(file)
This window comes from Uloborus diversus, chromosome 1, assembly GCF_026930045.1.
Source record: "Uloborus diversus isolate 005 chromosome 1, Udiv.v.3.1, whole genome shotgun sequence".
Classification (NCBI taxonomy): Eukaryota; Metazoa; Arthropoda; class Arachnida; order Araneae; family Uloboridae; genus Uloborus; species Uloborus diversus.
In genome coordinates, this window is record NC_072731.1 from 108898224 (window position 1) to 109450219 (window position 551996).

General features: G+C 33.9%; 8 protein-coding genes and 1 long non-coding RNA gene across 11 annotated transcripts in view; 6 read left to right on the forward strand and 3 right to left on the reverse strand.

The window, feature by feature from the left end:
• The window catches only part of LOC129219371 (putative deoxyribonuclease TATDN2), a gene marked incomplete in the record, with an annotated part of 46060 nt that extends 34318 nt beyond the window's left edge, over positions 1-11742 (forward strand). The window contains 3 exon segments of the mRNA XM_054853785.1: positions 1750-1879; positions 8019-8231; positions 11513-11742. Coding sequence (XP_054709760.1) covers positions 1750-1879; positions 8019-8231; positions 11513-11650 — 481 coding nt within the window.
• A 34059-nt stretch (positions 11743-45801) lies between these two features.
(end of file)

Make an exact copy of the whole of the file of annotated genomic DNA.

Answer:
This window comes from Uloborus diversus, chromosome 1, assembly GCF_026930045.1.
Source record: "Uloborus diversus isolate 005 chromosome 1, Udiv.v.3.1, whole genome shotgun sequence".
Classification (NCBI taxonomy): Eukaryota; Metazoa; Arthropoda; class Arachnida; order Araneae; family Uloboridae; genus Uloborus; species Uloborus diversus.
In genome coordinates, this window is record NC_072731.1 from 108898224 (window position 1) to 109450219 (window position 551996).

General features: G+C 33.9%; 8 protein-coding genes and 1 long non-coding RNA gene across 11 annotated transcripts in view; 6 read left to right on the forward strand and 3 right to left on the reverse strand.

The window, feature by feature from the left end:
• The window catches only part of LOC129219371 (putative deoxyribonuclease TATDN2), a gene marked incomplete in the record, with an annotated part of 46060 nt that extends 34318 nt beyond the window's left edge, over positions 1-11742 (forward strand). The window contains 3 exon segments of the mRNA XM_054853785.1: positions 1750-1879; positions 8019-8231; positions 11513-11742. Coding sequence (XP_054709760.1) covers positions 1750-1879; positions 8019-8231; positions 11513-11650 — 481 coding nt within the window.
• A 34059-nt stretch (positions 11743-45801) lies between these two features.